You only need to speak to Retrieval Docs from much larger companies such as Careflight - who will unanimously agree that PRIMARY TRAUMA retrievals (yes - as my previous post clearly stated) shouldn't be the domain of retrieval nurses!


Don't get snippy, Matrix... the answer was intended in part for you, and in part for those who had asked questions. After all, this is a forum where people ask questions. Just because you know the answers, doesn't mean you need to have a go.

And I suggest you find a copy of the paper and read it before you have a go next time... as it states that nurses are an integral part of retrieval, but the current situation of having three teams in three places is not working, so they need a smaller team based in one spot with a broader skill mix. It is the skill mix that is causing problems, because the paper is blurring the lines between emergency pre-hospital care and retrieval nursing.

Offline Firefrog

  • Administrator
  • *****
  • Posts: 792
  • Karma: +0/-0
    • View Profile
Re: Clinical?
« Reply #31 on: February 21, 2008, 05:07:08 PM »
Let's play nice in the sandpit :-P

rescue5271

  • Guest
Re: Clinical?
« Reply #32 on: February 21, 2008, 05:25:04 PM »
well when you get to the job you could always push the nurse out and put the ICP in the chopper..... :roll:

Offline squiddy

  • Forum Senior Firefighter
  • ***
  • Posts: 115
  • Karma: +0/-0
    • View Profile
Re: Clinical?
« Reply #33 on: February 22, 2008, 05:58:35 AM »
well when you get to the job you could always push the nurse out and put the ICP in the chopper..... :roll:

If it is certain nurses, can we push them out of the chopper on the way?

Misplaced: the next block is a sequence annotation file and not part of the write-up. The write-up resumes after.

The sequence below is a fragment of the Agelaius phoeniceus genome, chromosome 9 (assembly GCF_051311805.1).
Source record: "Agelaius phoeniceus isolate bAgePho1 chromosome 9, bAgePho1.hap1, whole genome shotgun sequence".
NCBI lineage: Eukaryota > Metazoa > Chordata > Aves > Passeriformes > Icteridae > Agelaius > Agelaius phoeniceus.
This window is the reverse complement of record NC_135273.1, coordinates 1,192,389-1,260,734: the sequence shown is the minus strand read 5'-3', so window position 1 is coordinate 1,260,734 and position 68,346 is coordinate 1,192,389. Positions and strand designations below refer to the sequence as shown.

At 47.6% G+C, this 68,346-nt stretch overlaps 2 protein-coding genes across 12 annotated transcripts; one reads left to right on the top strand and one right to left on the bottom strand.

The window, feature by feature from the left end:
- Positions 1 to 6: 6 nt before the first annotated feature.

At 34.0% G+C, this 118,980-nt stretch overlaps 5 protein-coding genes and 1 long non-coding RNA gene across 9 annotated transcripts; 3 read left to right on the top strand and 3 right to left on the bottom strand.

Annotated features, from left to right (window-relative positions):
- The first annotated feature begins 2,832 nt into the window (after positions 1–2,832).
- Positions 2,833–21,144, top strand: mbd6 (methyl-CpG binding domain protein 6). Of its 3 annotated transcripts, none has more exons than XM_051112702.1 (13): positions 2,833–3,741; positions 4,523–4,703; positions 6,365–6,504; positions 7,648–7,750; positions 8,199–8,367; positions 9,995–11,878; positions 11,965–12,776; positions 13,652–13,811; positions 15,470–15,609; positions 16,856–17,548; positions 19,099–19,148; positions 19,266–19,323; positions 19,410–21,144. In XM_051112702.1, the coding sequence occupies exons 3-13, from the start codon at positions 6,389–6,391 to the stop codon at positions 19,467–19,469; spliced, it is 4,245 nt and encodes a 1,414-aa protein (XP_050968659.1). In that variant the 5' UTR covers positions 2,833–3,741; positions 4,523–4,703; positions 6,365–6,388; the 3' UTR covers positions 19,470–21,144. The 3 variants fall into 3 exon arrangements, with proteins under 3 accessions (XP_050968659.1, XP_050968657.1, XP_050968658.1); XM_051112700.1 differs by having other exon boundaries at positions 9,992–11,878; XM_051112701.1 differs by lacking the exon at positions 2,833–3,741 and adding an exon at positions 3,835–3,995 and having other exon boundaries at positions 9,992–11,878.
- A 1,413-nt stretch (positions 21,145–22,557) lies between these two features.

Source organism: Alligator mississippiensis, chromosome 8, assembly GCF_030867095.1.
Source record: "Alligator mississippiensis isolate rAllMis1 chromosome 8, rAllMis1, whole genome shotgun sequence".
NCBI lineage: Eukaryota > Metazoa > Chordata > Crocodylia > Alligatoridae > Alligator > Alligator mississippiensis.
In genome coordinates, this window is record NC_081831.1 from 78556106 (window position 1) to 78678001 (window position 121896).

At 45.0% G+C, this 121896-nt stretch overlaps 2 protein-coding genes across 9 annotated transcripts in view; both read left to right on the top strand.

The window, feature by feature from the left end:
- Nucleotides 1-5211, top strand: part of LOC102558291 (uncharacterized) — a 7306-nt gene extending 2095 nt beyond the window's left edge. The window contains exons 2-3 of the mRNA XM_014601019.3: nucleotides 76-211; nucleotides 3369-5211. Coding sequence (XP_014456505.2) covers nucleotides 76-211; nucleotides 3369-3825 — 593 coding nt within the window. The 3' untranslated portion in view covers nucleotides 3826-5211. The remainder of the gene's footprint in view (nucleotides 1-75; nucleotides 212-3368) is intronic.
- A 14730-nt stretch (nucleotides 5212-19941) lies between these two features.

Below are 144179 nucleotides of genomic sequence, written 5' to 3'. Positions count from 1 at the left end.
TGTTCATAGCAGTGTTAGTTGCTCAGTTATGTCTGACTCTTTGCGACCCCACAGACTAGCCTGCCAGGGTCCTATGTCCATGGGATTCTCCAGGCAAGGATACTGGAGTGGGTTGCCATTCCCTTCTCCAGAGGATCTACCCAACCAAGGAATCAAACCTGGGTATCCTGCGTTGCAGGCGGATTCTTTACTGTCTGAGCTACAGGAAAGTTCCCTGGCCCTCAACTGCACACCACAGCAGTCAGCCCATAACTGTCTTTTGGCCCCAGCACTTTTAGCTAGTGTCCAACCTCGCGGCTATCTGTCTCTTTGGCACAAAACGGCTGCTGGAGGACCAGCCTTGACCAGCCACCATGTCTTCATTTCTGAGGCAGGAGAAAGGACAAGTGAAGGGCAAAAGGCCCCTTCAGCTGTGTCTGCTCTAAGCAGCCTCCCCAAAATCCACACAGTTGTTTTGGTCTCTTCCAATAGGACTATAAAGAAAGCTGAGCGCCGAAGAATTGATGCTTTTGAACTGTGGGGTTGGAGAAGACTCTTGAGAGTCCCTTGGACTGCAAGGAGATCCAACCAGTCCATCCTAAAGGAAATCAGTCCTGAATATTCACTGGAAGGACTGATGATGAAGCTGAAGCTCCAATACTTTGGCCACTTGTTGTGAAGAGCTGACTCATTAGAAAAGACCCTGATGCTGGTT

Offline boredmatrix

  • Forum Lieutenant
  • ****
  • Posts: 644
  • Karma: +0/-0
    • View Profile
Re: Clinical?
« Reply #34 on: February 29, 2008, 09:24:50 AM »
squiddy - now I'm thoroughly convinced you can't read......or at the very least - don't understand what you read!!


nowhere in the paper does it talk about cross-training paramedics or nurses in each others roles!  In fact  - the paper only discusses creating an entire new role in which each will bring their own expertise and clearly defined clinical guidelines for both, while the domain of rescue (sic - of rotary wing response) will still remain solely with SOT.  credence to this again when the question was asked- why should nurses be doing primary trauma retrievals?

it's been clearly identified in this paper that there are roles for both nurses and paramedics which need to be far more acutely focused in order to deliver appropriate service in a much more efficient manner! Is this not what you slammed in my former comments? 

This paper has been a long time coming - and there are those out there who've been empire building who don't like it because now their Lego Castles are coming tumbling down!  for too long has SA managed most of their health system in a primarily Ad Hoc fashion - but I guess this happens when you put people in roles who focus purely on the immediate issues, and give no thought for sustainability and longevity of any project.

as for pushing certain nurses out of the chopper - where can I send the list?!   :evil:


sesroadcrashrescue

  • Guest
Re: Clinical?
« Reply #35 on: February 29, 2008, 07:33:49 PM »
as an ambo i have seen retrieval nurses stop ambos and paramedics from decking doctors. i had a job last Saturday near stockport which we had three ambulances on scene two ambulance and one Intensive care paramedic crew. then we also had retrieval come to play along with the Special operations team intensive care Paramedic and a few times the nurse had to stop some ambos from smacking the doctor one so sometimes it is good to have a nurse to keep a bit of a buffer between the doctor and ambos.

in saying that i have worked with some great doctors and nurses oh and keep the nurses on the choppers as it keeps my mate in a job.

(used the big words for those that are not quite sure what some things mean)       

Offline boredmatrix

  • Forum Lieutenant
  • ****
  • Posts: 644
  • Karma: +0/-0
    • View Profile
Re: Clinical?
« Reply #36 on: March 07, 2008, 09:45:41 AM »
yeah fair call - but we all know there are clowns in every circus, and then there's EGO's in medicine!

I know there's some ambo's out there who have much maligned ideas about their capabilites, and don't know when to sit back and take direction!

at the end of the day, it's still about working together, but more importantly - being aware of your capabilities and knowing what you can contribute as part of a much larger "system".